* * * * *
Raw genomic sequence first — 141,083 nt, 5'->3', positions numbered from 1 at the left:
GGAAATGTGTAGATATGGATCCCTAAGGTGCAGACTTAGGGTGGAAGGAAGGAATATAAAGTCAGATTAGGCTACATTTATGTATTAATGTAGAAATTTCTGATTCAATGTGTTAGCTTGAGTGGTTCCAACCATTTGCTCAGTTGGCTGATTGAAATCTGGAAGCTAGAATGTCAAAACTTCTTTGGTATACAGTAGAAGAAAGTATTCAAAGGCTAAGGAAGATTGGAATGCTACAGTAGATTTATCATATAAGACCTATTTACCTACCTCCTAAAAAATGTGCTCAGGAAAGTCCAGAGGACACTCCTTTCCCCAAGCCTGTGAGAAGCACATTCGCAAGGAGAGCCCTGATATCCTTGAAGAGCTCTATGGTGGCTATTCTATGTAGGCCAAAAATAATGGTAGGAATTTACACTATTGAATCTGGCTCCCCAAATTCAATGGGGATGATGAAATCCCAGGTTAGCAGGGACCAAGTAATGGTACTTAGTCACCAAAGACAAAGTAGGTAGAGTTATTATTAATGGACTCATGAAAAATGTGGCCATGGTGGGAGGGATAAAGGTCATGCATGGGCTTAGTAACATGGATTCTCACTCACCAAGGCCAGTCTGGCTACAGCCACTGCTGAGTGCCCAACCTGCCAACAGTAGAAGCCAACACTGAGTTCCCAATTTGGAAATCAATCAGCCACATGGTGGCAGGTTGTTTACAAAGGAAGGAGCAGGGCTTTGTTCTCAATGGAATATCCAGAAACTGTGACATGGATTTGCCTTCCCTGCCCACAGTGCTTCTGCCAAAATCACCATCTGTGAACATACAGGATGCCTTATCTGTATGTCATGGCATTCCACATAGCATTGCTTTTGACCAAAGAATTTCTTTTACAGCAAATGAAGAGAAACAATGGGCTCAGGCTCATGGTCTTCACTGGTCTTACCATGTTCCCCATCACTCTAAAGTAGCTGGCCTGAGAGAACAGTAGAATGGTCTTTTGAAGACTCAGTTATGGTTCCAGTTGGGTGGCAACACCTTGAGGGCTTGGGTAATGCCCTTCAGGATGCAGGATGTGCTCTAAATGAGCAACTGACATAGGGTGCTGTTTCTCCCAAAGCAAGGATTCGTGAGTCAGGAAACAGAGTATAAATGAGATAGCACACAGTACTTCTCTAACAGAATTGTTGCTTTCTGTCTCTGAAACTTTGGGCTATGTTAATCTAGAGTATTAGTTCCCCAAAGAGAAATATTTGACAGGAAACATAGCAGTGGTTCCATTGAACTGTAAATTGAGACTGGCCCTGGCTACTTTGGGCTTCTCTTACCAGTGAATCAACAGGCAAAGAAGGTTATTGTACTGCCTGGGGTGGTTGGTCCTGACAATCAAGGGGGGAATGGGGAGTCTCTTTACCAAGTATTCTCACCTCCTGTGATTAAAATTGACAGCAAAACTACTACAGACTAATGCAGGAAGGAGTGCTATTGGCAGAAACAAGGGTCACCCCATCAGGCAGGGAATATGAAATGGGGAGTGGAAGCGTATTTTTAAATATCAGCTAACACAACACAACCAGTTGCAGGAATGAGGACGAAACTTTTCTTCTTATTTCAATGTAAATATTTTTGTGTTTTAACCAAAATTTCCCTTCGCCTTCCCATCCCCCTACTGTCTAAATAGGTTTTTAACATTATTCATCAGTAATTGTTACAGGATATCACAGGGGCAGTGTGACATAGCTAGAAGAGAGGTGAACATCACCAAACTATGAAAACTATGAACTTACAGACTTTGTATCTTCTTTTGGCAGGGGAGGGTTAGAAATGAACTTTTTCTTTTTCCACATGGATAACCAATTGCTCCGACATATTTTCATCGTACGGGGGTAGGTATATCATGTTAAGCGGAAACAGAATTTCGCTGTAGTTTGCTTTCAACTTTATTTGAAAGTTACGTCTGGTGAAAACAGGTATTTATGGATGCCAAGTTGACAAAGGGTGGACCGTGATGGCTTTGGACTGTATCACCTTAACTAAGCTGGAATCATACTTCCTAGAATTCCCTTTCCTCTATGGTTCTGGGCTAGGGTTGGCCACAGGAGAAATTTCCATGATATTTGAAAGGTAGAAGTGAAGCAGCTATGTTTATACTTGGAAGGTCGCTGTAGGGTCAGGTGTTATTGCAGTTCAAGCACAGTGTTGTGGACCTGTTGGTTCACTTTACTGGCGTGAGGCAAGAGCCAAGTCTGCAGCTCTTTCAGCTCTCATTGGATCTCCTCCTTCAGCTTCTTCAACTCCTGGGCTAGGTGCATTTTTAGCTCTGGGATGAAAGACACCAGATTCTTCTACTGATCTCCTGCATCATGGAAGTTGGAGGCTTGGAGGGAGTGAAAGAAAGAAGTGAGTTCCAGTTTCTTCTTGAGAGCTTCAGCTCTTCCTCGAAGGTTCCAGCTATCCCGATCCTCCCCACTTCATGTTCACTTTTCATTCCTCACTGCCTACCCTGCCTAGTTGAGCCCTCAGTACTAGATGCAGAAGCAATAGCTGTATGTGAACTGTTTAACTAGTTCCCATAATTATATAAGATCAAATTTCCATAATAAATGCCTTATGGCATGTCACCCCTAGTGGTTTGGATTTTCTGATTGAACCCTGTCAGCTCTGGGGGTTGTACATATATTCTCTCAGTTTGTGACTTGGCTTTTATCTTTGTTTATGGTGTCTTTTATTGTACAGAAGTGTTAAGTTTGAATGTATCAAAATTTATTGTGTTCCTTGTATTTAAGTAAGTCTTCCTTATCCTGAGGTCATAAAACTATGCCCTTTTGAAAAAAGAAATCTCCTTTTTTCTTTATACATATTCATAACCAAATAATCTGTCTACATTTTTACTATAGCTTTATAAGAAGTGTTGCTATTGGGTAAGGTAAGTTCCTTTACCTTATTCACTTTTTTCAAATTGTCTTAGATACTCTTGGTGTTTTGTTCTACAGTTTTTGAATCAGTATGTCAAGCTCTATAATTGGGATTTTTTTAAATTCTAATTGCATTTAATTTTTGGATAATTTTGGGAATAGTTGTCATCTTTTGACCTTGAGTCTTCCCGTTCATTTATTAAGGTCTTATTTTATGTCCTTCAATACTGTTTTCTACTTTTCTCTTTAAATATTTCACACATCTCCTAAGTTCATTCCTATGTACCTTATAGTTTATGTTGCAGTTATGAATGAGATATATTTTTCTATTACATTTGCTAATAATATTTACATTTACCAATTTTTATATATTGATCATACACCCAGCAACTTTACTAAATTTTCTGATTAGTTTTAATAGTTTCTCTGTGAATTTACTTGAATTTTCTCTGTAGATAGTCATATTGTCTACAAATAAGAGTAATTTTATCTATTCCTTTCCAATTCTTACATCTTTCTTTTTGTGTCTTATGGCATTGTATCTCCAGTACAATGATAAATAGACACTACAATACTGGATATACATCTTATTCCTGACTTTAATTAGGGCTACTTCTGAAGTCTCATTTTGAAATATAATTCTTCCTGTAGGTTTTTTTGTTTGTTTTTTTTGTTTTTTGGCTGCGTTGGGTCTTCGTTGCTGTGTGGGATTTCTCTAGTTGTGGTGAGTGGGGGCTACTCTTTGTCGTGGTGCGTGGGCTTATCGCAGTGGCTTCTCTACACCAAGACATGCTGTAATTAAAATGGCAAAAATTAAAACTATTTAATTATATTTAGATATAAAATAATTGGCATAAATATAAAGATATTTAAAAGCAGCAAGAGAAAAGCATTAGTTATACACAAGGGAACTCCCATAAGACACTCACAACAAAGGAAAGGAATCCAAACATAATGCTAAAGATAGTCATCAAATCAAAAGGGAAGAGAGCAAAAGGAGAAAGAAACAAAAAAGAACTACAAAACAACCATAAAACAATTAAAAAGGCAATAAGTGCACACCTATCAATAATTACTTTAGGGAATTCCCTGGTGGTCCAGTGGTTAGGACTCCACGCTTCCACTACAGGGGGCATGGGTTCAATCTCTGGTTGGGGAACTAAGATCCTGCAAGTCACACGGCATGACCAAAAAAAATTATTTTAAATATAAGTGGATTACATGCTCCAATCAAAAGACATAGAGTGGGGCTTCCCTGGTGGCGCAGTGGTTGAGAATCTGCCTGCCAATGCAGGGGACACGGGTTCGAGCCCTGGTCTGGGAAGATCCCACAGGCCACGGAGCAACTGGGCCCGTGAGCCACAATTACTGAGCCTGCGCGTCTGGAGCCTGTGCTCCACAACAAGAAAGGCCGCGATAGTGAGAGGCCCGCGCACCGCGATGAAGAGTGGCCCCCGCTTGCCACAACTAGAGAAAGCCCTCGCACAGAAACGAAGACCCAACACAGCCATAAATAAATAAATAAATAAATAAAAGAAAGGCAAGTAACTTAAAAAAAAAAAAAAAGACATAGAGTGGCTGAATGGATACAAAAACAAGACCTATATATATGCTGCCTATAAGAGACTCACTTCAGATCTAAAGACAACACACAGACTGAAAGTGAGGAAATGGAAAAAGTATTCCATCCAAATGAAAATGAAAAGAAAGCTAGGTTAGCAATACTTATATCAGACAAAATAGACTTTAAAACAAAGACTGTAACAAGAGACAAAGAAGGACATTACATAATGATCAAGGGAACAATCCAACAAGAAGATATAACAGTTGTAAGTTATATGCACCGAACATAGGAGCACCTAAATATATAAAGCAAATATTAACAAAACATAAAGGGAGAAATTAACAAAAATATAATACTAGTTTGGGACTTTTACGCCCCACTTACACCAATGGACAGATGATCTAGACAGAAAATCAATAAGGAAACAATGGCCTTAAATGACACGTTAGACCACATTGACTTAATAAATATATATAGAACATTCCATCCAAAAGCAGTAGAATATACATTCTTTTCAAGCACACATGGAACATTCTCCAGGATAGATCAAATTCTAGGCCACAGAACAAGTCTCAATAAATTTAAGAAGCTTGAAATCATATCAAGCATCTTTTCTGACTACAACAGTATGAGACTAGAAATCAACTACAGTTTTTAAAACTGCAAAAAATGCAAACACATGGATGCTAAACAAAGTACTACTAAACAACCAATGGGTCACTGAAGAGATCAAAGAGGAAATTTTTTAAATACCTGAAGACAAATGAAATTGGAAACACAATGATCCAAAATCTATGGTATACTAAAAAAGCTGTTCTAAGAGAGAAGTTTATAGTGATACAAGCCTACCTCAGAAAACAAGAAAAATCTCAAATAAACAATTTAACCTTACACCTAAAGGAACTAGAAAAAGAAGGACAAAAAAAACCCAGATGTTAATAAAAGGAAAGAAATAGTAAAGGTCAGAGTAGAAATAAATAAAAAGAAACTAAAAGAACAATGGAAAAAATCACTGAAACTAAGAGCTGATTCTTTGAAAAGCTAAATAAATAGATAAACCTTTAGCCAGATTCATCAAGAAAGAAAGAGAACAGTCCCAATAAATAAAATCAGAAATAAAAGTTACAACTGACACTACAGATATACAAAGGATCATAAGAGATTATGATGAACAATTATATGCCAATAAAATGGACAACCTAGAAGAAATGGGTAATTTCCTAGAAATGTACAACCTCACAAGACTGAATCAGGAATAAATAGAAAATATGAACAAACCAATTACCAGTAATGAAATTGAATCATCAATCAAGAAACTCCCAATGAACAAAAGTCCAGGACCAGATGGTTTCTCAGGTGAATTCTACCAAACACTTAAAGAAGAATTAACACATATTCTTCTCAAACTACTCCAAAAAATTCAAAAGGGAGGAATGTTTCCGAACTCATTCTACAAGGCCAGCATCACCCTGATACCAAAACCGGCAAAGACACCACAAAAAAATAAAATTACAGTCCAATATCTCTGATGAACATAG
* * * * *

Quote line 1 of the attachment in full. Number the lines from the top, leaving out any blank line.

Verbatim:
Raw genomic sequence first — 141,083 nt, 5'->3', positions numbered from 1 at the left: